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A FRAGMEN T.

WHAT are the falling rills, the pendant thades,

The morning bowers, the evening colonnades, But soft recesses for th' uneasy mind To ligh unheard in, to the passing wind! So the struck deer, in some fequester'd part, Lies down to die (the arrow in his heart) There hid in shades, and wafting day by day, Inly he bleeds, and pants his soul away.

VERSE S left by Mr. Pope, on his lying in the same

Bed which WILMOT the celebrated Earl of Rochester flept in, at Adderbury, then belonging to the Duke of

Argyle, July 9th, 1739. WITH

ITH no poetic ardour fir'd

I press the bed where Wilmot lay; That here he lov'd, or here expir'd,

Begets no numbers grave, or gay.

But in thy roof, Argyle, are bred

Such thoughts as prompt the brave to lie Stretch'd out in honour's nobler bed,

Beneath a nobler roof-the sky.

Such flames as high in patriots burn,

Yet stoop to bless a child or wife; And such as wicked kings may mourn,

When freedom is more dear than life.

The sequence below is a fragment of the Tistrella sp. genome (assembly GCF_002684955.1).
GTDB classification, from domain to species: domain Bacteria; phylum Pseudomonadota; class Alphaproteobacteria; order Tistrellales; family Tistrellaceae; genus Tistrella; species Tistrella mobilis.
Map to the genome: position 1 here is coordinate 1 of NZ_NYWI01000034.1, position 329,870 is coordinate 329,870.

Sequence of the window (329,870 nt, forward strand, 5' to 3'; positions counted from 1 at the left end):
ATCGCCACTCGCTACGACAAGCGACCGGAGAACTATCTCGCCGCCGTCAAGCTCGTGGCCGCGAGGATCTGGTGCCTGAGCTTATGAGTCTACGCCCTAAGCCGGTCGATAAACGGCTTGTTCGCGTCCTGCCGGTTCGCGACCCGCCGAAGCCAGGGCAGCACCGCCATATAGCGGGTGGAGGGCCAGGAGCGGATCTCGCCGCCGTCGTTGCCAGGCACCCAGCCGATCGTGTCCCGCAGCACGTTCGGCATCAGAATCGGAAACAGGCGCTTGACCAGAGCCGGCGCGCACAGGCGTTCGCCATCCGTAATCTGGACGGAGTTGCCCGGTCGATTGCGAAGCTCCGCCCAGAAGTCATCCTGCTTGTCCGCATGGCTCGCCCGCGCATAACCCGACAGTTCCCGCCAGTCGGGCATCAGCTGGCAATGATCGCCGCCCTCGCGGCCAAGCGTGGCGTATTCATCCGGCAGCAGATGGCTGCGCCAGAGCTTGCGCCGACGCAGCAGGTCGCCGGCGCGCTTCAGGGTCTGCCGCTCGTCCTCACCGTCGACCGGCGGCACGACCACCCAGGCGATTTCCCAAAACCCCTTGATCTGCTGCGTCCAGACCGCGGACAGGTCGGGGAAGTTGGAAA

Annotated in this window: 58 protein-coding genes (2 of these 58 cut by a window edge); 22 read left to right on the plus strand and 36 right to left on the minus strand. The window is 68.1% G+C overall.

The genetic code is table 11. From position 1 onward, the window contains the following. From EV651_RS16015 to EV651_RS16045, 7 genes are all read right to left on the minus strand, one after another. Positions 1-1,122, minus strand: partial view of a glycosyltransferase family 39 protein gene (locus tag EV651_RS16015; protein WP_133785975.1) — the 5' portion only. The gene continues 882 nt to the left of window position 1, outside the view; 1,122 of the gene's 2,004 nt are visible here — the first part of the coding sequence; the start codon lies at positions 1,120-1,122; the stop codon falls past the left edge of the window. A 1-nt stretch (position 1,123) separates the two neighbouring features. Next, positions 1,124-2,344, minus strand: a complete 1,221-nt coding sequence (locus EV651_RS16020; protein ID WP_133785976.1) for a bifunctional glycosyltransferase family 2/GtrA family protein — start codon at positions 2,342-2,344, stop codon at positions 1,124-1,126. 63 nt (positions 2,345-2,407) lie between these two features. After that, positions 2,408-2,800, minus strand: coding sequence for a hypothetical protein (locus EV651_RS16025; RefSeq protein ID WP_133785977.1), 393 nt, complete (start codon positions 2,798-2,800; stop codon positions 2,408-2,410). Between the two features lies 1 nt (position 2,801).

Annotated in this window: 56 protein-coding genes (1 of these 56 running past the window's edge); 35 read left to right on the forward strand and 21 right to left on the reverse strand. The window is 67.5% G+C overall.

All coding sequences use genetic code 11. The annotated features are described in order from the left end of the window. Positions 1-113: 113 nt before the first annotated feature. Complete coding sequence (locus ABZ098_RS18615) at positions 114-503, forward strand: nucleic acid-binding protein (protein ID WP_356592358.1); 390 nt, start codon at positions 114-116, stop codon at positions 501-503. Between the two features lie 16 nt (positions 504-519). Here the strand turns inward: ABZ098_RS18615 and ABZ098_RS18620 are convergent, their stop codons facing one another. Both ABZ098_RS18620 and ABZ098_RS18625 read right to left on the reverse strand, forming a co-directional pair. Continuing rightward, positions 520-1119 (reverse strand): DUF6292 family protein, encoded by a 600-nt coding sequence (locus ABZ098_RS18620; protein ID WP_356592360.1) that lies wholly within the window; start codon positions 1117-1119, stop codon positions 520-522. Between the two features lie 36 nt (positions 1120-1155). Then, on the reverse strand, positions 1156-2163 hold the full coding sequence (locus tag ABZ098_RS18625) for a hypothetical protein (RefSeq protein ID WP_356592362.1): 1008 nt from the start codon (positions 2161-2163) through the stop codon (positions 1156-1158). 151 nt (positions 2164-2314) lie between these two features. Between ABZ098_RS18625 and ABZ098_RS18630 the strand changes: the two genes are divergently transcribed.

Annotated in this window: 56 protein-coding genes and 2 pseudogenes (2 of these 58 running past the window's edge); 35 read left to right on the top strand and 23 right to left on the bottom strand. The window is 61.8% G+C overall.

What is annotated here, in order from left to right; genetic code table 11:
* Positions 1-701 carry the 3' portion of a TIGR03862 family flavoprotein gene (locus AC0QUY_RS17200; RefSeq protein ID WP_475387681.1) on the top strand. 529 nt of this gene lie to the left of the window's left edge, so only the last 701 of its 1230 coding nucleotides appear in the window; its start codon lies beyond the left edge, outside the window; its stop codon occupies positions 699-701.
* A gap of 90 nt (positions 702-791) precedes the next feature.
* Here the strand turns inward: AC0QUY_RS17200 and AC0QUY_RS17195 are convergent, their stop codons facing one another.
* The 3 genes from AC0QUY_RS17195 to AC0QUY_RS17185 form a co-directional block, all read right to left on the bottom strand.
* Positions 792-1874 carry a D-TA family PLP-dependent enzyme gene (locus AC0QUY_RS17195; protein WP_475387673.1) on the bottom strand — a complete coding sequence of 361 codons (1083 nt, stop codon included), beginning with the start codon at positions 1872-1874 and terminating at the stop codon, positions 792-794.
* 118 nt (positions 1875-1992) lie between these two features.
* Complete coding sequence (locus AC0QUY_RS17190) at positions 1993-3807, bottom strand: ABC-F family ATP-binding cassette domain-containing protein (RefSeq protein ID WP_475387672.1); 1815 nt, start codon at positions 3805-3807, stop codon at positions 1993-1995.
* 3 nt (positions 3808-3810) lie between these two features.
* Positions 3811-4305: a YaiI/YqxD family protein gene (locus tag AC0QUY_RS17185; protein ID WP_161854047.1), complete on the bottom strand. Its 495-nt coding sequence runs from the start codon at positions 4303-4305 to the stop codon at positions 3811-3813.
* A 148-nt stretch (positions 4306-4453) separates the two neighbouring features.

CON

C ο Ν Τ Ε Ν Τ S C N T E T S

OF THE

FIRST VOL U M E.

31 36 40

47

Page R Ecommendatory Poems,

ix , Preface,

3 A Discourse on Pastoral Poetry,

17 SPRING, the first Paftoral,

25 SUMMER, the second Pastoral, AUTUMN, the third Pastoral, WINTER, the fourth Paftoral, MESSIAH, a Sacred Eclogue in imitation of-Virgil's

Pollio, WINDSOR-FOREST,

57 Ode on St. Cecilia's Day,

77 Two Choruses to the Tragedy of Brutus,

82 Ode on Solitude,

85 The dying Christian to his Soul,

86 Effay on Criticism,

91 The Rape of the Lock,

127 Elegy to the Memory of an Unfortunate Lady, 157 Prologue to Mr. Addison's Tragedy of Cato, 160 Epilogue to Jane Shore,

162 SAPPHO to PHAON, an Epistle from Ovid, 164 ELOISA to ABELARD, an Epistle, The TEMPLE of FAME,

JANUARY

183

201

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